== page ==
Angry Birds Catches STD off Star Wars

At midnight last night the Angry Birds franchise was rushed to a hospital after it collapsed unexpectedly in the app store. Doctors and nurses quickly revived the franchise, and revealed that their diagnosis was that Angry Birds has contracted an STD (Series Transmitted Disease) from its recent fling with Star Wars. The announcement, which was made by Rovio that evening, was a heartfelt plea to the media to respect Angry Bird’s privacy.

“We understand this is a hell of a story for you,” explained Rovio’s head of PR “But if you’re going to take pictures we ask you form an orderly queue and pay $250 per shot. We don’t want anybody thinking Angry Birds is a cheap whore. Ha! Cheep! Sorry, made a pun. Anyway, yes, who is first?”

The disease is believed to be “Glouingnous Stimitus” in which the infected franchise ends up putting light sabres on absolutely everything for no discernible reason. The disease is spread via a simple cross over, and often weakens the imagination of any franchise before eventually causing it to dull out all together. Bioware was recently infected, resulting in the production of The Old Republic and has lead to a substantial decline in the studio’s overall quality of output.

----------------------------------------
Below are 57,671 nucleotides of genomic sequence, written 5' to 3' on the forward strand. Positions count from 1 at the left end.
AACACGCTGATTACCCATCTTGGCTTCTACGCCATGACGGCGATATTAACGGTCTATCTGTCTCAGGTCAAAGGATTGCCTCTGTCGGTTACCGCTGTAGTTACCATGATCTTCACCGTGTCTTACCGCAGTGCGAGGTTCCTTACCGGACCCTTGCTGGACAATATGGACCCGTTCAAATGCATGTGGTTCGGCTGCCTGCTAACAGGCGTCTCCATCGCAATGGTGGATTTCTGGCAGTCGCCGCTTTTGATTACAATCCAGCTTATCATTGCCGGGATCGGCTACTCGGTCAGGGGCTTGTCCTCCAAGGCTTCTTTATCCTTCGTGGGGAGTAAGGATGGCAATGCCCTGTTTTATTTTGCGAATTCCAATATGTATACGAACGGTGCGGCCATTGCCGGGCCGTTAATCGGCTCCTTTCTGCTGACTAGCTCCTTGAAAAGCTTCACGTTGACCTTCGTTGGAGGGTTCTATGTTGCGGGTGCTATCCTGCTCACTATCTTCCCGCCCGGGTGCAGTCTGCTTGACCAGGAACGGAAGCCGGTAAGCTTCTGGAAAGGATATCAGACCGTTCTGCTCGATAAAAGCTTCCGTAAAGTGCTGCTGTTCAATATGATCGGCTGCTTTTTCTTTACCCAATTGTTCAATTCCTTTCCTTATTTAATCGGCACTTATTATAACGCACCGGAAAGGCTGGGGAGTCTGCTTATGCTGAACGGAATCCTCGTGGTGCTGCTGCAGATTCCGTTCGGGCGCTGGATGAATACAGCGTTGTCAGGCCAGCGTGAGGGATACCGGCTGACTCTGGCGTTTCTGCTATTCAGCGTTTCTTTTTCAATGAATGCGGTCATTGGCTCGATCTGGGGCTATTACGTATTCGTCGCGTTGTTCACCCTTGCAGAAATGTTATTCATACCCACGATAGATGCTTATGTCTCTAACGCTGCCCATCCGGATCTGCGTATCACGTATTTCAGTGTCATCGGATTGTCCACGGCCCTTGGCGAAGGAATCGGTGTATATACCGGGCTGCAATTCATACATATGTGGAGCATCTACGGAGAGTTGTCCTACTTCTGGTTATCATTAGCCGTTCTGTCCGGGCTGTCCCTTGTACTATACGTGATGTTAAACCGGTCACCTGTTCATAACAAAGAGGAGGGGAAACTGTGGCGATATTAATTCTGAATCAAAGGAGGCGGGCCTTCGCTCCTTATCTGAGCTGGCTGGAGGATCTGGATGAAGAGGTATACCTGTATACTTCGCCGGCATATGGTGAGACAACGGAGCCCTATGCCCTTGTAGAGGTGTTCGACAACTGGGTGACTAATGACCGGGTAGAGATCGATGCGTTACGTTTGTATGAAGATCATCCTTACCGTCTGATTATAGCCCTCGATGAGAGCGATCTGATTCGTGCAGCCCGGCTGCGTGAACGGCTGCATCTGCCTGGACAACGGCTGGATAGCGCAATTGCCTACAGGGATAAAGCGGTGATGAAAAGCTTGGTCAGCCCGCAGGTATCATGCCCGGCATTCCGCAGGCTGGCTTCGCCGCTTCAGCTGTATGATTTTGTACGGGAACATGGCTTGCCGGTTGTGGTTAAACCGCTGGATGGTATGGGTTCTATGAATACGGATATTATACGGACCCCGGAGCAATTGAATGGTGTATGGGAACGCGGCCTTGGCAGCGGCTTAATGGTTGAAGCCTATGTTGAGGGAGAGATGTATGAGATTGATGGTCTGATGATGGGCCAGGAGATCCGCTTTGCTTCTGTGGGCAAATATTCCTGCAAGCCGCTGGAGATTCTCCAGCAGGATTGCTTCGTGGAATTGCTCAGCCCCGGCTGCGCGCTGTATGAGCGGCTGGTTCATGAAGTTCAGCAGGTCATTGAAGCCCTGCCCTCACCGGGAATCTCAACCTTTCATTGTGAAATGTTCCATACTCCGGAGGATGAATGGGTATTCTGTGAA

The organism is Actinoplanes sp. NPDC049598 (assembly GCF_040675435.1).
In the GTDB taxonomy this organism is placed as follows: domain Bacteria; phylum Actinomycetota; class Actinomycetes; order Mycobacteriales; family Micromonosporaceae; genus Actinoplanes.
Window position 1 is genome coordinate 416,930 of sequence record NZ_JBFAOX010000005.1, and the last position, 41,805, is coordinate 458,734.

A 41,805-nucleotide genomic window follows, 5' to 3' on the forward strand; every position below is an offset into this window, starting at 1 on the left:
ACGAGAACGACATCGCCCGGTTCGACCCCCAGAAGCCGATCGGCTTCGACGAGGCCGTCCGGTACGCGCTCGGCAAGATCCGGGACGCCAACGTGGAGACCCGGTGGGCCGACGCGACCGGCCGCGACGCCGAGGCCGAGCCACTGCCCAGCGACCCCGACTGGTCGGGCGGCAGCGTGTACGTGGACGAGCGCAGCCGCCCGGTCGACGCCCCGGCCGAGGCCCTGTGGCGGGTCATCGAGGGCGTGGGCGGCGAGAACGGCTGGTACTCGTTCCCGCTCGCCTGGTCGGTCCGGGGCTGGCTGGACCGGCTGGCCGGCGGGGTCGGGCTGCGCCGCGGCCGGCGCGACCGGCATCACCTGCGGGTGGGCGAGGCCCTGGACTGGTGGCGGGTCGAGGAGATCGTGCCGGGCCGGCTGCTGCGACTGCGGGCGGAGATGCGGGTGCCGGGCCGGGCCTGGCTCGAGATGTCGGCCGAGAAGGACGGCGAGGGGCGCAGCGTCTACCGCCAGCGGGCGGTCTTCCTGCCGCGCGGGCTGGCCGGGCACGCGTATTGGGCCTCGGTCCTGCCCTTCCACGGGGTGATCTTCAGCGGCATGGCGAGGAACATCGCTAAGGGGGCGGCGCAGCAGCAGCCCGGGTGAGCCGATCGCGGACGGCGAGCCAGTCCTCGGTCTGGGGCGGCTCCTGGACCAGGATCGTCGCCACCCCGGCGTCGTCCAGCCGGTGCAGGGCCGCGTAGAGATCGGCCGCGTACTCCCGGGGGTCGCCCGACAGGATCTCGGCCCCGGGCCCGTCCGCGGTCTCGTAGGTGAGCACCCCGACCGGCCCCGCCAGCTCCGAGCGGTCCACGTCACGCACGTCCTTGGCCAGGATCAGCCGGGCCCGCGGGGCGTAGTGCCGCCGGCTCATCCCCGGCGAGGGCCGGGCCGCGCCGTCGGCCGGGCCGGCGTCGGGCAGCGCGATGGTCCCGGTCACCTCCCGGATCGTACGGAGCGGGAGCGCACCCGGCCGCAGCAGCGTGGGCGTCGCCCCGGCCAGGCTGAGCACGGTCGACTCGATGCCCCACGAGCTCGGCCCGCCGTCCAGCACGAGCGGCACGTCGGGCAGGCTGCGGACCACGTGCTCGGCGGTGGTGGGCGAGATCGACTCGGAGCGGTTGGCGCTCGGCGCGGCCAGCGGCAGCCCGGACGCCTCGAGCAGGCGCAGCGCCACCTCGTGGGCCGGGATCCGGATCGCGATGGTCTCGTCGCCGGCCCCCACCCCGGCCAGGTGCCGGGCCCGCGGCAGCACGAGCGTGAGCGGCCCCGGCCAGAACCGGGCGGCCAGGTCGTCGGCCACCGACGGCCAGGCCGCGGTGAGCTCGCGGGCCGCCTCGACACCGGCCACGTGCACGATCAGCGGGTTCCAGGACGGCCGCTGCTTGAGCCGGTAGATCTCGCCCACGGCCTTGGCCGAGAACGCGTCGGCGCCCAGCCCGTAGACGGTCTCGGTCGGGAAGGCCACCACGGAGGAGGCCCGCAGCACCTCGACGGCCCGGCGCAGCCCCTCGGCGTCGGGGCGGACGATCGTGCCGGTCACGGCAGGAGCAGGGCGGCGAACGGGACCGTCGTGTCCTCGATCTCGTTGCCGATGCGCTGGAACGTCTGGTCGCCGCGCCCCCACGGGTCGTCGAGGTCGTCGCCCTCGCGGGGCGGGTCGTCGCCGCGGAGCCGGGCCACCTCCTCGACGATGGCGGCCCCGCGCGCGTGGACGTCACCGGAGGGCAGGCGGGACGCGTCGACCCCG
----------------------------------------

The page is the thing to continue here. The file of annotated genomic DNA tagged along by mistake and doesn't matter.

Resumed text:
“Disease? Sure, you hypocritical haters might call it a disease,” said George Lucas after we trapped him in a cage baited with Star Wars VHSs. “It’s a way of making everything more exciting! You walking down a corridor? Put in a light sabre and BAM! Now you’re striding down a corridor! Made making 3 more Star Wars films much easier!”

About Lewis Dunn

Lewis got into gaming as a child, when he was handed the portable version of crack cocaine, known colloquially as Tetris. He would spend hours trying to make blocks form lines so they would disappear never to return. At the age of 8 he had his first existential crisis as to what happens to blocks that disappear. Lewis has a deep love of humour in games, with some of his favourites being No More Heroes, Brutal Legend & Portal. Lewis enjoys writing bios in the third person.